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France Shopping and nightlife

Shopping in France

Special purchases include designer clothing, lace, crystal glass, cheese, coffee and, of course, wines, spirits and liqueurs. Le Printemps and Galeries Lafayette are among the most notable large department stores in Paris. For bargain hunters, bric-a-brac, or brocante, is found in a number of flea markets (marché aux puces) on the outskirts of town, most notably at the Porte de Clignancourt in Paris. Antique centres are also common. Most towns have fruit and vegetable markets on Saturday, while out-of-town hypermarkets sell everything from foodstuffs to electrical equipment.

Individual regions often have particular food or drink products closely associated with the local area. Assuming you can transport these home without too much difficulty (smelly cheese and long plane journeys aren’t a great pairing, for example), they make for terrific—and often cost-effective—souvenirs. Prime examples include cider and galettes from Brittany, camembert from Normandy, bottles of first-rate fizz from Champagne and macarons from Paris.

The capital city, in fact, offers more or less anything and everything French that you might want. Some of the prices might be a little on the eye-watering side, but you’ll find everything from fine art, one-off collectables and perfume to designer shoes, luxury stationery and postcards, and prints of old Paris. Almost every store will offer to gift-wrap bought goods while you wait at the counter. And be aware that some of the city’s top-end outlets are seriously exclusive – you may have to press a buzzer to gain entry.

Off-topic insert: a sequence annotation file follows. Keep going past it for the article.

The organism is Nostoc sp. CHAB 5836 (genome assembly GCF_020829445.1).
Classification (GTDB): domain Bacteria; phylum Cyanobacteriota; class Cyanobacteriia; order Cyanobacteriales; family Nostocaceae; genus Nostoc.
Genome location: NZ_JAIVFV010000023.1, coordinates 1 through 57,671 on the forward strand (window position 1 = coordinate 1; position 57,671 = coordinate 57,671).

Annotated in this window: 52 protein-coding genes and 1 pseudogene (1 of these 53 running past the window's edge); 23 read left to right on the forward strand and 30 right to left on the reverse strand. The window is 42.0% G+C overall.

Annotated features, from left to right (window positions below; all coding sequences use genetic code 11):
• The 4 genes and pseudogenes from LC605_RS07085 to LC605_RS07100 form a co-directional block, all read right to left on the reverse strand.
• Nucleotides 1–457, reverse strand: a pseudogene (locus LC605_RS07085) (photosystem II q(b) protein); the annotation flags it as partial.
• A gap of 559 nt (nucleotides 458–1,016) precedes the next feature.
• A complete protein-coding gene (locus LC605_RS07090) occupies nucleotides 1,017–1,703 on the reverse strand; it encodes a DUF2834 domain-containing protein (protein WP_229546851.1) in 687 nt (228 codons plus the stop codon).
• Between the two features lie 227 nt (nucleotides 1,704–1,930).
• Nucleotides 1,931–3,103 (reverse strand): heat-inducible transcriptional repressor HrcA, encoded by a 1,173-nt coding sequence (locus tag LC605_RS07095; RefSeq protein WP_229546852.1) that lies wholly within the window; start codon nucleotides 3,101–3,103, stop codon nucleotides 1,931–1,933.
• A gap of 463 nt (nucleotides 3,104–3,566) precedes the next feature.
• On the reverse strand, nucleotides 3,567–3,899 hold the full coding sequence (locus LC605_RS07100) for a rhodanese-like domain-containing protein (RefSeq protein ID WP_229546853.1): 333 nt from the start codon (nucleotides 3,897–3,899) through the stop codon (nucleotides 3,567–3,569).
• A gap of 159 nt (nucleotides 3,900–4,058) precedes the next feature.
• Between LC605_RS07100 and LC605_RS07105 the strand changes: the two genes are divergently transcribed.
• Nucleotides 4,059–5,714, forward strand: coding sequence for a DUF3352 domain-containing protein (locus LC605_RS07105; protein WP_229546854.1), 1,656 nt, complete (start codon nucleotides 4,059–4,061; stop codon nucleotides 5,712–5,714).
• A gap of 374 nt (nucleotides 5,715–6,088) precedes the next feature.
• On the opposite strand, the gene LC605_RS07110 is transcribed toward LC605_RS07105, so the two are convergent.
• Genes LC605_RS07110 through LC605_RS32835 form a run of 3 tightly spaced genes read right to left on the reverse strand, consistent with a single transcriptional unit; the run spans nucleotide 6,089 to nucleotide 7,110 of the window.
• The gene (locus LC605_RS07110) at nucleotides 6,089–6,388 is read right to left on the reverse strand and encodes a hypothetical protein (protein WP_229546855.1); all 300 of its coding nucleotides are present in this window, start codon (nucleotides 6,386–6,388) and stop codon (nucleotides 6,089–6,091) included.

Shopping hours

Department stores open Mon-Sat 0900-1830. Some shops close 1200-1400. Food shops open 0700-1830/1930. Some food shops (particularly bakers) open Sunday mornings, in which case they will probably close Monday. Many shops close all day Monday, or Monday afternoon. Hypermarkets are normally open until 2100 or 2200.

Nightlife in France

Nightclubs can be found in every town and city. Their style and music vary widely, and the entrance price will occasionally include a drink. In major cities such as Paris and Lyon, clubs are sometimes free of charge, although drinks are likely to be more expensive. Nightclubs have a fixed closing time of 0500. Theatres, late-night bars, and cafés are widespread.

Most local tourist offices publish diaries of events, available free of charge. In Paris, magazines like L'Officiel des Spectacles, which comes out weekly on Wednesdays, are sold at newspaper kiosks and list upcoming cinema programmes, exhibitions and other entertainment.

In the provinces, nights out generally revolve around eating and drinking, although discos are found in the more popular tourist spots. Weekend summer festivals in rural areas are another good form of evening entertainment. As in many parts of the continent, binge-drinking isn’t traditionally a prominent part of the French culture. That said, there are some fairly ribald drinking dens to be found, and in many smaller towns and villages, the local bars remain integral parts of the community. In some rural regions, it’s not uncommon for people to shake the hands of everyone present—tourists included—when entering a bar.

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